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Turning Points In My Youthful Reading

January 29, 2014

Yesterday, I wrote about my early childhood introduction to reading, the fits and start of it. Here is the continuation of how I developed a love of reading, which led, ultimately, to my love of writing.

Though my father thought he’d hit on what would pull me into reading when he gave me Dwarf Long-Nose as a Christmas present, it was years later, when I was a teenager, that he really did hit it right when he gave me the non-fiction book, The Story of Masada by Yigael Yadin. And again, within the same timeframe, when he gave me Mia Italia by Gina Lollobrigita. Both books were not based in fiction and both were heavy with photography. My father was seeing me now as the sensitive person I was to the joys and sorrows of real life and to the human condition.

The Story of Masada is the combination story of the historical events around the siege of Masada as well as the archeological dig of that site two thousand years later. Much lighter in topic, Mia Italia is Gina Lollobrigida’s photo journal of her homeland – all her own photography. Each book, in markedly different ways, tell of real people and their love for their homeland.

As I was absorbing these examples of passionate living (and dying in the case of Masada), I was also being given fiction reading assignments with deadlines as a freshman and then as a sophomore in high school. I couldn’t put off the reading of the school assignments as I had with the fiction my father had given me when I was a child.

When I read Great Expectations by Charles Dickens my life changed. I found it nearly miraculous that an author could take me so completely into the world that he was depicting, as if I were right there with Pip, or perhaps I was Pip. It was as I read this book that I first thought of becoming a writer.

Around this time, one of my brothers suggested I read Flowers for Algernon by Daniel Keyes. I read it in an afternoon, and again, I felt as if my life were changed. The arc of this contemporary tragedy, a tragedy caused by “modern” science, posed moral and ethical questions about the use of science. The clash of the human spirit and science in this book was resounding. It resonated a long time in me.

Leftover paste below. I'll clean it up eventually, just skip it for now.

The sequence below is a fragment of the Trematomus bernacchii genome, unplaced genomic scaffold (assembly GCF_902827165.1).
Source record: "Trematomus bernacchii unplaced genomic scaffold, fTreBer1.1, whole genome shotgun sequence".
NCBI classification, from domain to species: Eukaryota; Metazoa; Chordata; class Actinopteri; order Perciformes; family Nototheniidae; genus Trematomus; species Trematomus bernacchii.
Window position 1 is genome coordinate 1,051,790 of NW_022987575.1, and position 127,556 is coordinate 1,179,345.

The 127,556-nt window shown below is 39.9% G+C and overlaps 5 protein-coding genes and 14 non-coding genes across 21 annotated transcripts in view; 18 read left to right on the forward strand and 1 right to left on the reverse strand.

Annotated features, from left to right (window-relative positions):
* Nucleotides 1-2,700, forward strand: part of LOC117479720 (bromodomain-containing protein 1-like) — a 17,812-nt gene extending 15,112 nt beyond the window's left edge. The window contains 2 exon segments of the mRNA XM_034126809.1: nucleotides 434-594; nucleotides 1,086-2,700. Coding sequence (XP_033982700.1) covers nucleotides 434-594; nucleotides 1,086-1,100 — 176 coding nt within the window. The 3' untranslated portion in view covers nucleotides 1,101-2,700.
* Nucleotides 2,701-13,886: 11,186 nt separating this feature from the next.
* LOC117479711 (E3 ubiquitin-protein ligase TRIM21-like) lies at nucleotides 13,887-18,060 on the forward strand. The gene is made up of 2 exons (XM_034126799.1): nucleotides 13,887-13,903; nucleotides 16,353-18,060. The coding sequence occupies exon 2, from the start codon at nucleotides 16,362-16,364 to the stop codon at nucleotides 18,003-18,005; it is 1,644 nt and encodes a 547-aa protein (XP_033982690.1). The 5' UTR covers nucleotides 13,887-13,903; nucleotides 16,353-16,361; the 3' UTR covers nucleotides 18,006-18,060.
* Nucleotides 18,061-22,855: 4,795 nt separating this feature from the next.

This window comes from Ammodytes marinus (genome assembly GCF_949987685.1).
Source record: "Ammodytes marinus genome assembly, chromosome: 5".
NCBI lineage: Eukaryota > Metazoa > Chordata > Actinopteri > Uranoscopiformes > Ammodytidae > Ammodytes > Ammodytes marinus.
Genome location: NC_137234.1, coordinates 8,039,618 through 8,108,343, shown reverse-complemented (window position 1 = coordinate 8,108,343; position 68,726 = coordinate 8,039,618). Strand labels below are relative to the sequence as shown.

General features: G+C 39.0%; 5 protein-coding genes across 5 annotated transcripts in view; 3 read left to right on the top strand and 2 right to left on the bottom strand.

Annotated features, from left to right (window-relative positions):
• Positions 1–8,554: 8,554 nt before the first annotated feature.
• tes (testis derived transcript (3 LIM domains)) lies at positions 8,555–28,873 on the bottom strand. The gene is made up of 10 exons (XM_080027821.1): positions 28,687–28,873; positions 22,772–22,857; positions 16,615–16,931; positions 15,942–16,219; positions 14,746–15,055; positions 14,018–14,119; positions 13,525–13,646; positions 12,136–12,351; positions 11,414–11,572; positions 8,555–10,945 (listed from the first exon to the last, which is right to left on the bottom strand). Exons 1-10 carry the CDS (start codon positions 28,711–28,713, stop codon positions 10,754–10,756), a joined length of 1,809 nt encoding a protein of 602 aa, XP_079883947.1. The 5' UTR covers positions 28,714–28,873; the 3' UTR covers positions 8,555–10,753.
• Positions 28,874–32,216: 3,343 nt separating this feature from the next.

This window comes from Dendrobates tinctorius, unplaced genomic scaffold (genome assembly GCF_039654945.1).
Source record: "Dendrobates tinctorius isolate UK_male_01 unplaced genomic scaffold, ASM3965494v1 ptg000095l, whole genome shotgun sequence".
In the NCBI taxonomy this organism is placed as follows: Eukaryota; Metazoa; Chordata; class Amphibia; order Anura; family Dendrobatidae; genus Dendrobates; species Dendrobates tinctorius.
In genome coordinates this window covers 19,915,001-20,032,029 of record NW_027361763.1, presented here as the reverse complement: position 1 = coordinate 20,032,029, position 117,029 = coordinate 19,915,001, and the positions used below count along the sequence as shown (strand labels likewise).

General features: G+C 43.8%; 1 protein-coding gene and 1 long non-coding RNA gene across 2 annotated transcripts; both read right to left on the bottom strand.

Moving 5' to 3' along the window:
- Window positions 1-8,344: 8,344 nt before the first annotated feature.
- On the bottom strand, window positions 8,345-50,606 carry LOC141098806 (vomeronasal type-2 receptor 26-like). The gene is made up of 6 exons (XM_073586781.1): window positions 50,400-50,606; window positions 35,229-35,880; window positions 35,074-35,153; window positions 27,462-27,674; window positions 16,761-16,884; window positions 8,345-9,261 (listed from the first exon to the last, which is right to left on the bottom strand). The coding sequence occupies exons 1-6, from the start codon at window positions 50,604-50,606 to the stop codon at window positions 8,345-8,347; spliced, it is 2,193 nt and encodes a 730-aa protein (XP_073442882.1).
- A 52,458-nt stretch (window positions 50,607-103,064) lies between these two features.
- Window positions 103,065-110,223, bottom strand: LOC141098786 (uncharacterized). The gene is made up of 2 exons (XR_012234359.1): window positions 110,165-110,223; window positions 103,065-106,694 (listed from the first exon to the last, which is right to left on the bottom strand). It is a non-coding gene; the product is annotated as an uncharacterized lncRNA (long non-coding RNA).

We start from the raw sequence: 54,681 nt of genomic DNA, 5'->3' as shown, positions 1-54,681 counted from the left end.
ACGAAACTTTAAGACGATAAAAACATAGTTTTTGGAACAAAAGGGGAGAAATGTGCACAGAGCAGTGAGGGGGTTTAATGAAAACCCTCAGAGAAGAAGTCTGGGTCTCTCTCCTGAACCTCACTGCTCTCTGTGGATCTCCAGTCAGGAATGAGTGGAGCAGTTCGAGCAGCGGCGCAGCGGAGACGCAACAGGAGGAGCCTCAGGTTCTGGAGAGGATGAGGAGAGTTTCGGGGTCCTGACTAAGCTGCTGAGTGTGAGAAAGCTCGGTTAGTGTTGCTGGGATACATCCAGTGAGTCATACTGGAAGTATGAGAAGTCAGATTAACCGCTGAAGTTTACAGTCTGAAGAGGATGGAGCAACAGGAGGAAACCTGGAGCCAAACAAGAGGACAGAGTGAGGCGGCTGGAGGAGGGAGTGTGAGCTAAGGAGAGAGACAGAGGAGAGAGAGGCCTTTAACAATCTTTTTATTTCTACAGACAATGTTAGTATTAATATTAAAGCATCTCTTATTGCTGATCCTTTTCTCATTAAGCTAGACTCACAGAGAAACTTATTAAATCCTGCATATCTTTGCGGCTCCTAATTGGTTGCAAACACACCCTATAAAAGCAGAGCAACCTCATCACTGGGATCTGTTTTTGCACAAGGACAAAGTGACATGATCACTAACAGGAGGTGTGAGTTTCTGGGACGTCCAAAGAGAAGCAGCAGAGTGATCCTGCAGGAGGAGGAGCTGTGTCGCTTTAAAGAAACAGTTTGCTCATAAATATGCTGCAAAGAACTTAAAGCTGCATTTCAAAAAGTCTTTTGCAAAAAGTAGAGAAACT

Shirley Jackson’s short story, The Lottery, gob smacked me. How eerie my concern that it might not be suspension of disbelief that made this story believable, but the darker side of the human heart?

By the time I was a junior in high school I couldn’t wait for each semester’s syllabus of reading assignments for my English class. And I added my own reading on the side, books I found around the house. I already knew I’d major in English when I got to college.

It was thrilling for me to be introduced to the writing of F. Scott Fitzgerald, William Faulkner, Ernest Hemingway, Edgar Allen Poe, William Shakespeare, Herman Hesse and then the Russian authors, whose works were like nothing I’d read before.

My exposure in high school to Edith Hamilton’s Mythology: Timeless Tales of Gods and Heroes led the way to my combined college major, English and the Classics. I studied Greek and Roman literature and philosophy as well my English literature studies.

Truthfully, there’s not much I remember of all this in detail. And I don’t consider myself “well read.” But book reading has left me with concepts about writing and writers and philosophies and people and their times and places. I was left, too, with a sensibility about the human condition – about life and death, about our joys and sorrows, our struggles and fears, our loves.

Sometimes, I’ll reread a book from my school days, out of curiosity. I like to know if it still will have the impact it left on me then. Some do, some don’t.

As an adult, I often am reading two or three books at a time. Books I’ve enjoyed in the past couple of decades are Pride and Prejudice by Jane Austen,  I Capture the Castle by Dodi Smith, A Tree Grows in Brooklyn by Betty Smith, (somehow I missed those three in my early years), Embers by Sandor Marai, Captain Corelli’s Mandolin by Louis de Bernieres, Memoirs of a Geisha by Arthur Golden, The Secret Life of Bees by Sue Monk Kidd, Joy School by Elizabeth Berg and, in non-fiction, Musicophilia by Oliver Sacks and The Tipping Point by Malcolm Gladwell. (For the record, I disliked The Help by Kathryn Stockett and Eat, Pray, Love by Elizabeth Gilbert, both hugely popular books.)

I’m sure I’ll think of lots more that I’ve read through the years, and enjoyed, that I’ll wish I had included here.

This post and yesterday’s share with you the highlights that I remember of my reading journey. 

I’d love for you to share in comments the titles of books that sparked and held your love of reading.

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